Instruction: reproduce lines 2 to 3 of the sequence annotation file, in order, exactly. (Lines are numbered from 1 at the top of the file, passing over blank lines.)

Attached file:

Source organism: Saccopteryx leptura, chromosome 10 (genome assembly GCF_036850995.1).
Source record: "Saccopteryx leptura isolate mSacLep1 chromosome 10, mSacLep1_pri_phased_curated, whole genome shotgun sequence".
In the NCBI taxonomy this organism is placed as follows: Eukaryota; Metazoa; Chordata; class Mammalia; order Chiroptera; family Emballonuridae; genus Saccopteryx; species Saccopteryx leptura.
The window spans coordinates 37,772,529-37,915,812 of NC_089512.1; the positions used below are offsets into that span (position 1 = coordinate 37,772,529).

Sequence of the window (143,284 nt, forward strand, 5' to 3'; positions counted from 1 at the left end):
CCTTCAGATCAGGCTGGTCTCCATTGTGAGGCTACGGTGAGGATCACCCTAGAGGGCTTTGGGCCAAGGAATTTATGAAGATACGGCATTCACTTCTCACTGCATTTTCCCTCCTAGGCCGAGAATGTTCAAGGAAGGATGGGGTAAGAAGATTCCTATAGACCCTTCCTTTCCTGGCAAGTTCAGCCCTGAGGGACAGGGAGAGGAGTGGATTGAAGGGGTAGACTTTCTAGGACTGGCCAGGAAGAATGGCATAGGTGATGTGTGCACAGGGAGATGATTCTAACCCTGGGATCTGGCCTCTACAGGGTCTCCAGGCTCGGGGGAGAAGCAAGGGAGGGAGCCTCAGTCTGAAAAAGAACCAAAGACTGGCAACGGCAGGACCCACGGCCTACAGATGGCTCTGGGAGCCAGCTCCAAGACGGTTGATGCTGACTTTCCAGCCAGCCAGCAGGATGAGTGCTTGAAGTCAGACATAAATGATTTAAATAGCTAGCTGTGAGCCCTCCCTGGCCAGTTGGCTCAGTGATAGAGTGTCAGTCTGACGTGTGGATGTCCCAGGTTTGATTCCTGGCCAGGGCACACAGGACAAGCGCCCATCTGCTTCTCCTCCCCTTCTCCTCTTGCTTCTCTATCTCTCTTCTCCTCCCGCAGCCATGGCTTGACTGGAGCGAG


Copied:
Source record: "Saccopteryx leptura isolate mSacLep1 chromosome 10, mSacLep1_pri_phased_curated, whole genome shotgun sequence".
In the NCBI taxonomy this organism is placed as follows: Eukaryota; Metazoa; Chordata; class Mammalia; order Chiroptera; family Emballonuridae; genus Saccopteryx; species Saccopteryx leptura.